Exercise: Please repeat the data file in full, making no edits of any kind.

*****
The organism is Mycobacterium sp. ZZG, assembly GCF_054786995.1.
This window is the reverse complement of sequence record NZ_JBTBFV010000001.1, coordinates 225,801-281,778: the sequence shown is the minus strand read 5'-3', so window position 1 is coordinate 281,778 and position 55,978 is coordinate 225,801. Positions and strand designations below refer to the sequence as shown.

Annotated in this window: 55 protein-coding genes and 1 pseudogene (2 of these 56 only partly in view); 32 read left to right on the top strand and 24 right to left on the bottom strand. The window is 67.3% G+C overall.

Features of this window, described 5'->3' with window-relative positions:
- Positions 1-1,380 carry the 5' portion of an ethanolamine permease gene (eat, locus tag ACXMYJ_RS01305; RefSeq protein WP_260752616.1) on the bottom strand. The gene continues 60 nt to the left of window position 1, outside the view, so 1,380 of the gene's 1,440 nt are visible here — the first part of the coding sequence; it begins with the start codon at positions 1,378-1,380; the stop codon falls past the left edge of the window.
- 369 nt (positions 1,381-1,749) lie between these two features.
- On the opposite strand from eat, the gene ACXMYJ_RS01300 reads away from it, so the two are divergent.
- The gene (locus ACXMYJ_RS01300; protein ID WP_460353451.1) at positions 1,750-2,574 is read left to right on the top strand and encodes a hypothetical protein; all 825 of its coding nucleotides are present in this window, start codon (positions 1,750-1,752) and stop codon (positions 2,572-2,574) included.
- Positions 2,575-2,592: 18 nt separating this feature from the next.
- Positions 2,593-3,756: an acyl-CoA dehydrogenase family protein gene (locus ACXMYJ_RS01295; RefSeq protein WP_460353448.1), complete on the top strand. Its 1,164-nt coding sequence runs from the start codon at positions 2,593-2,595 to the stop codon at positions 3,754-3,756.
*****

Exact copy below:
The organism is Mycobacterium sp. ZZG, assembly GCF_054786995.1.
This window is the reverse complement of sequence record NZ_JBTBFV010000001.1, coordinates 225,801-281,778: the sequence shown is the minus strand read 5'-3', so window position 1 is coordinate 281,778 and position 55,978 is coordinate 225,801. Positions and strand designations below refer to the sequence as shown.

Annotated in this window: 55 protein-coding genes and 1 pseudogene (2 of these 56 only partly in view); 32 read left to right on the top strand and 24 right to left on the bottom strand. The window is 67.3% G+C overall.

Features of this window, described 5'->3' with window-relative positions:
- Positions 1-1,380 carry the 5' portion of an ethanolamine permease gene (eat, locus tag ACXMYJ_RS01305; RefSeq protein WP_260752616.1) on the bottom strand. The gene continues 60 nt to the left of window position 1, outside the view, so 1,380 of the gene's 1,440 nt are visible here — the first part of the coding sequence; it begins with the start codon at positions 1,378-1,380; the stop codon falls past the left edge of the window.
- 369 nt (positions 1,381-1,749) lie between these two features.
- On the opposite strand from eat, the gene ACXMYJ_RS01300 reads away from it, so the two are divergent.
- The gene (locus ACXMYJ_RS01300; protein ID WP_460353451.1) at positions 1,750-2,574 is read left to right on the top strand and encodes a hypothetical protein; all 825 of its coding nucleotides are present in this window, start codon (positions 1,750-1,752) and stop codon (positions 2,572-2,574) included.
- Positions 2,575-2,592: 18 nt separating this feature from the next.
- Positions 2,593-3,756: an acyl-CoA dehydrogenase family protein gene (locus ACXMYJ_RS01295; RefSeq protein WP_460353448.1), complete on the top strand. Its 1,164-nt coding sequence runs from the start codon at positions 2,593-2,595 to the stop codon at positions 3,754-3,756.